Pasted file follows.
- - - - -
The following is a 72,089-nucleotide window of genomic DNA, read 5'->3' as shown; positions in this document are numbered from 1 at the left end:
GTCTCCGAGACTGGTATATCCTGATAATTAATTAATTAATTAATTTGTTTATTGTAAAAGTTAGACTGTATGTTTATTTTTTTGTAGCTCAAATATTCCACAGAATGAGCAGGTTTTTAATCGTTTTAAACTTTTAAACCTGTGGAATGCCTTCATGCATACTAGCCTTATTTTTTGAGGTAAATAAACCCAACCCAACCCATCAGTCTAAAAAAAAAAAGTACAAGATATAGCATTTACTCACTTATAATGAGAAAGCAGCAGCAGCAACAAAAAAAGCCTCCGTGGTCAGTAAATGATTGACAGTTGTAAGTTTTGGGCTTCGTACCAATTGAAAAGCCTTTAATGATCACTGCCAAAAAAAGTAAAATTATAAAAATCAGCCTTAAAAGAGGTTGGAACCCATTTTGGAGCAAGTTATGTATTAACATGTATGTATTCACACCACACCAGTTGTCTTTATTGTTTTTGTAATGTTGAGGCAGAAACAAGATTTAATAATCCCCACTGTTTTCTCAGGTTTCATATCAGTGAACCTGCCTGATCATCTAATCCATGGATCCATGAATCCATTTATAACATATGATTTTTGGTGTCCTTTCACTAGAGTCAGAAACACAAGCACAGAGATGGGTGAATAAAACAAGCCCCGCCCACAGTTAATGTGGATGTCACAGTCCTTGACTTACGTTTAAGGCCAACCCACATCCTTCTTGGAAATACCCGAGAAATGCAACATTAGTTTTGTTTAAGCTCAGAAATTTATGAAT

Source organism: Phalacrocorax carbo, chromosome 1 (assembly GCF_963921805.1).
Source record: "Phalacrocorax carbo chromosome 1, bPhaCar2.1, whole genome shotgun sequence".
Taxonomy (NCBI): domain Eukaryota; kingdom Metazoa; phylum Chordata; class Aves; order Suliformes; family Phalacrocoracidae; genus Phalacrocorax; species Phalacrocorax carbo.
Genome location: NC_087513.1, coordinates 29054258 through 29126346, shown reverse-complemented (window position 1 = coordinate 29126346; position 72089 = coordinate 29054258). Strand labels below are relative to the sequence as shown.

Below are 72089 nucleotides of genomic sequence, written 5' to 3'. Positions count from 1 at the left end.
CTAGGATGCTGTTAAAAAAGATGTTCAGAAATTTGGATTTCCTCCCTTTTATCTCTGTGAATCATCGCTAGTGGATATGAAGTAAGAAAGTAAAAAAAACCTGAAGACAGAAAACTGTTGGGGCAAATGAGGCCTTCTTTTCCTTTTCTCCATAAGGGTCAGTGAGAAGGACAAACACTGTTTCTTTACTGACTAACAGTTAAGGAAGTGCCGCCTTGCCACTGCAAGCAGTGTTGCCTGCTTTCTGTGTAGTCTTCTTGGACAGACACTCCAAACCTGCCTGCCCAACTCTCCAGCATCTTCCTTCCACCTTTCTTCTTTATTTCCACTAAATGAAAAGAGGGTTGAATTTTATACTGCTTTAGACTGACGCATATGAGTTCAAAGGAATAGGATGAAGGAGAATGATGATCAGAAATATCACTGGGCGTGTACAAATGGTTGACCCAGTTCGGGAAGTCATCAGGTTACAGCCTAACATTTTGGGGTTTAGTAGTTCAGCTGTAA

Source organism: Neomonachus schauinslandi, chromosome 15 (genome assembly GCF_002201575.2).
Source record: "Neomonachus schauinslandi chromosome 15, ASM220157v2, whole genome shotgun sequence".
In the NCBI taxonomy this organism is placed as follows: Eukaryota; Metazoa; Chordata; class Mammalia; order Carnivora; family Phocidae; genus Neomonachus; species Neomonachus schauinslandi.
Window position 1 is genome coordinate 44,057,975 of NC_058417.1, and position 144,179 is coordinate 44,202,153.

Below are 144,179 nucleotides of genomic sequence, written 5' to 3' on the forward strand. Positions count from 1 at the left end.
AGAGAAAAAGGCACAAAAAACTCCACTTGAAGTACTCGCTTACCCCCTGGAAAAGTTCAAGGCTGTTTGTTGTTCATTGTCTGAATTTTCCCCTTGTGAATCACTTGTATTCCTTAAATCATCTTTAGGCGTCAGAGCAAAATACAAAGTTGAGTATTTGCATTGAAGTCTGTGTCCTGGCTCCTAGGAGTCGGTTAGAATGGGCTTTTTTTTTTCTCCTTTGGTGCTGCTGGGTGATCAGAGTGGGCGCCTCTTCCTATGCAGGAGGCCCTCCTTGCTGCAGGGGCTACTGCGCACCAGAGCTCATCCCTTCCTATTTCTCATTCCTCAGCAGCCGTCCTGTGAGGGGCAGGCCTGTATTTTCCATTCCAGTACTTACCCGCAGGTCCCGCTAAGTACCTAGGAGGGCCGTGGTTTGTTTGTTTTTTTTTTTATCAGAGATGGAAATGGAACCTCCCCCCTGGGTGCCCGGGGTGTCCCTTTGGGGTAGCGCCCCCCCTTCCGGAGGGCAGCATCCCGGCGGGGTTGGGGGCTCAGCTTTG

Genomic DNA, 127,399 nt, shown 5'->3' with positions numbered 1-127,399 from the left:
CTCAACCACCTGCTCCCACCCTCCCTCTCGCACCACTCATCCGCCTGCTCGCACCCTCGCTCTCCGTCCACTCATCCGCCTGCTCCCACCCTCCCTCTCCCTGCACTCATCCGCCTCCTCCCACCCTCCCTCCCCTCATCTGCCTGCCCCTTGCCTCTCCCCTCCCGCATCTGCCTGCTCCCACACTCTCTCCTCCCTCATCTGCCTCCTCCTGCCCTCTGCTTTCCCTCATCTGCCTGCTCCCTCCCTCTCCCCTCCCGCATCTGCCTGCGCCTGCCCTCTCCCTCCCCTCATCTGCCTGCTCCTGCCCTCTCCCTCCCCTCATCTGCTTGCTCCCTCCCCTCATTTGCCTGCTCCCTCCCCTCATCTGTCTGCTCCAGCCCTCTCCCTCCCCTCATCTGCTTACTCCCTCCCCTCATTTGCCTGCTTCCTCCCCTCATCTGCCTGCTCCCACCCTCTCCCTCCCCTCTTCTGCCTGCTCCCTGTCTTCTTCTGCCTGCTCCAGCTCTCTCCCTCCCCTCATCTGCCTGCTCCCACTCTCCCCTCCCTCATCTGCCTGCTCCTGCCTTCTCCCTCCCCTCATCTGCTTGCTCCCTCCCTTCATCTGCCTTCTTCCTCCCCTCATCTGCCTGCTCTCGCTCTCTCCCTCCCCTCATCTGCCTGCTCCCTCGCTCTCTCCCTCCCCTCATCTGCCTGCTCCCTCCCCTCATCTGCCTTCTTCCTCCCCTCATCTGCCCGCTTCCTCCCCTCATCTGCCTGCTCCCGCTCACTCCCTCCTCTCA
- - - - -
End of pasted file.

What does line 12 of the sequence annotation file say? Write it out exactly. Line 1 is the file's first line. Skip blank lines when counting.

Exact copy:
Window position 1 is genome coordinate 44,057,975 of NC_058417.1, and position 144,179 is coordinate 44,202,153.